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Taking stock of China-Pak economic corridor


May 10, 2020, 10:21 AM IST   | TOI

Pakistan has decided to lift lockdown to kick-start its tottering economy. The growth engine of Pakistan’s economic revival is powered by CPEC, flagship project of the Belt Road Initiative (BRI). It is tempting to conjure up nightmarish scenarios, specially in pandemic induced global recession. Notwithstanding, our antagonism, laced with some degree of ‘schadenfreude’, it may be gross under estimation of Chinese resilience and persistence.

BRI, conceptualised, in pre-Covid-19 era is an audaciously, ambitious project designed to stamp China’s centrality in reordered global economic ecosystem. Hailed as ‘Project of Century’ by Chinese President Xi Jinping, it seeks to cover 65 countries, touching lives of 62% of global population. It’s bevy of projects, entail expenditure of 30% of world GDP, transporting 75% of energy products. Simply put, it will put China at the hub, connectivities radiating along Maritime Silk Road (String of Pearls, in Indian context) and BRI — with multiple surface links, dubbed as — Belt and Road Initiative.

While more than 120 countries lined up for two BRI summits, India remains the most significant naysayer. CPEC, with alignment through Gilgit-Baltistan and POK, violates de jure sovereignty. India has flagged contentious issues like opacity, financial viability and lack of multilateral consultation.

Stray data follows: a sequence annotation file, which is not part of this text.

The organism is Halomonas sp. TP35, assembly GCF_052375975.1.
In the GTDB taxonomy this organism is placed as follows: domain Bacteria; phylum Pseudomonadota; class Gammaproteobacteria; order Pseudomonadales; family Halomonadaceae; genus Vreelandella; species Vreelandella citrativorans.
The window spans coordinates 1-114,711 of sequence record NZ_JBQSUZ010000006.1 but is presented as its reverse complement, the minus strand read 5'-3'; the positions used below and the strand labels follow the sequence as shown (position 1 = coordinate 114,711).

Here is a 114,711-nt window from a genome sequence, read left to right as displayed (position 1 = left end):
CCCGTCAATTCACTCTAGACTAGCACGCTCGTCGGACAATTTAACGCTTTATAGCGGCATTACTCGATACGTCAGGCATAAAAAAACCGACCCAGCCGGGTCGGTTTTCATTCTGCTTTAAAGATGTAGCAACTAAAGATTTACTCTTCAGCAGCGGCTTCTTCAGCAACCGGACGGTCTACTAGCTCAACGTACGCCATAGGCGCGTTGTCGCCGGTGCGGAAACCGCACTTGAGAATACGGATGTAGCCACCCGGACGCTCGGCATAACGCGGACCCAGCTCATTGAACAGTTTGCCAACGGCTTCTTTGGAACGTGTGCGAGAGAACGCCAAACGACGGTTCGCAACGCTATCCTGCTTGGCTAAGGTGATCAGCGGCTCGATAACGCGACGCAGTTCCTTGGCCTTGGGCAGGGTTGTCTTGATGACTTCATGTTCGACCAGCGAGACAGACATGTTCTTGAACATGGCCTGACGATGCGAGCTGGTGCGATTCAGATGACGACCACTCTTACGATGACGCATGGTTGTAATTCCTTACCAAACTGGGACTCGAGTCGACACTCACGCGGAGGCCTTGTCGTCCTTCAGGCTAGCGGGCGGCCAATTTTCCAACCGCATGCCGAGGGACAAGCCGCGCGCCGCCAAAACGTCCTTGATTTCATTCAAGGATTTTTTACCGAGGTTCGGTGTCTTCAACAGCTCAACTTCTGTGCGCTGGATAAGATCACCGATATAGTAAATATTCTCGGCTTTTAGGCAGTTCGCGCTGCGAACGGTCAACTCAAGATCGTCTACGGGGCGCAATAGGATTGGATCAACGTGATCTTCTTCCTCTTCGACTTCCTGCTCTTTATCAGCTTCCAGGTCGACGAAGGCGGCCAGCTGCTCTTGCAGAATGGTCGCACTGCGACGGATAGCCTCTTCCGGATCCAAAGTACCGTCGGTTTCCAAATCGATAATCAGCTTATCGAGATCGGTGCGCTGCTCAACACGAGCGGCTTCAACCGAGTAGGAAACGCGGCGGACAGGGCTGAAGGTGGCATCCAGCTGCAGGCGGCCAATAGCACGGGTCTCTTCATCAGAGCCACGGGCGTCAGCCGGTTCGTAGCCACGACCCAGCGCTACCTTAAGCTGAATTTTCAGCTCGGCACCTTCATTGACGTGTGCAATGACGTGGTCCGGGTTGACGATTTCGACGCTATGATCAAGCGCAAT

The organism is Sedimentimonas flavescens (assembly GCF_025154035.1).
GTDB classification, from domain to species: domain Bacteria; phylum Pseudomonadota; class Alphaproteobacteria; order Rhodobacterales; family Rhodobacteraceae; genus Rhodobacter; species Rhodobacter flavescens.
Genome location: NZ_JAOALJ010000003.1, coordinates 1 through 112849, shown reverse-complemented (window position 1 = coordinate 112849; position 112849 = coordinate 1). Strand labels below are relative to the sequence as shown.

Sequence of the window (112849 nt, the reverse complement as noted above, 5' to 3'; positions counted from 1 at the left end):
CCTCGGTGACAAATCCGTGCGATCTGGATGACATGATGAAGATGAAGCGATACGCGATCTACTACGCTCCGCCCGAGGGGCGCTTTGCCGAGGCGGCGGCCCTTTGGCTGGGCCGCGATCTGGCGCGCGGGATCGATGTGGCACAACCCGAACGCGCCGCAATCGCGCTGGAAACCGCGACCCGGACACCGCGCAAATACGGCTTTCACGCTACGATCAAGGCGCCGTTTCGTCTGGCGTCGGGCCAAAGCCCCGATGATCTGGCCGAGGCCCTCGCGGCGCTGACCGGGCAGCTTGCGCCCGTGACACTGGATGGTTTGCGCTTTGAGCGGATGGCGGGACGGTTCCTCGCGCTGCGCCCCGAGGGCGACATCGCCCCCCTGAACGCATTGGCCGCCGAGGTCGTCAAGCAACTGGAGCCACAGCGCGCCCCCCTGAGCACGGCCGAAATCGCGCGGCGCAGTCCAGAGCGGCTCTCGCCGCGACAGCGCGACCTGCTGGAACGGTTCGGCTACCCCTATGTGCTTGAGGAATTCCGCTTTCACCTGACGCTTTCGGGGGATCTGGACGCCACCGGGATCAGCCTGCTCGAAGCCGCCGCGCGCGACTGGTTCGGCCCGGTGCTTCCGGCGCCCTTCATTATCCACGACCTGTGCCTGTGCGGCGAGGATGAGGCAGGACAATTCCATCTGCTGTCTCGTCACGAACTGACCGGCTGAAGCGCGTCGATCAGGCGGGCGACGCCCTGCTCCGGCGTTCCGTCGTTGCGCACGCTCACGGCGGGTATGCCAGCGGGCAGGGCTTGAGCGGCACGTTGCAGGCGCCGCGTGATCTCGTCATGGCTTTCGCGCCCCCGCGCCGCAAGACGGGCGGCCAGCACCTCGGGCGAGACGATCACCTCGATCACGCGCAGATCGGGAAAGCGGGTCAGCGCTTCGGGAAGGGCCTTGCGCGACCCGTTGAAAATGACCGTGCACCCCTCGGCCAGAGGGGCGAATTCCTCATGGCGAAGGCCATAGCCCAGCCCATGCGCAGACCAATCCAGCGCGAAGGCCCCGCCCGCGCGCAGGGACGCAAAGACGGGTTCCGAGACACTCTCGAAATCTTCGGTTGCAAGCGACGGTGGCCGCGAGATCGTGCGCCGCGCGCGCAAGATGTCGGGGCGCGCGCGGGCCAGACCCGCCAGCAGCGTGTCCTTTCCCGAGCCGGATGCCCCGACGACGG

China justifies bilateral format, to surgically resolve issues and ensure adherence to deadlines. Most projects are Chinese driven with minimal local participation and capability building — labour and ancillaries sourced from China. The predatory nature has lead to debt trap and even leasing of Sri Lanka’s Hambantota port for 99 years.

Noted strategic commentator Christine C Fair has described CPEC as “Colonisation of Pak by Economic Corridor”, harking back to comparisons with East India Company. This grandiose project has significant geostrategic consequences with economic connectivities meshed in.

The unviability of projects, executed in political hinterland of local rulers has sprouted the world’s emptiest airport Mattala, in vicinity of Hambantota. Every change in ruling arrangement, leads to inquiries as evidenced in Sri Lanka, Malaysia and even Pakistan targeting Nawaz Sharif. Gwadar, currently ghost harbour, resolves Malacca dilemma, obviating circuitous sea lanes through narrow Malacca straits. My take — CEPC is for China by Chinese, Pakistan just happens to be geographic reality on corridor.

Myitsone dam in Myanmar has been abandoned due to local backlash. CPEC projects like Kohala on Jhelum in POK and Daimer-Bhasha on Indus have triggered widespread protests. Ironically, power station is planned in KPK, getting royalties, while Baltis will suffer submergence. The current template, reflects uneasy compromises brokered by Pakistani army after regional tug of war. No wonder, Balochis and Sindhis have declared jehad against CPEC, citing blatant favouritism to Punjab.

Having taken stock of challenges, it is imperative that Chinese strengths and resilience are also factored in. Displaying remarkable agility, Health Silk Road and Digital Highways are being unveiled.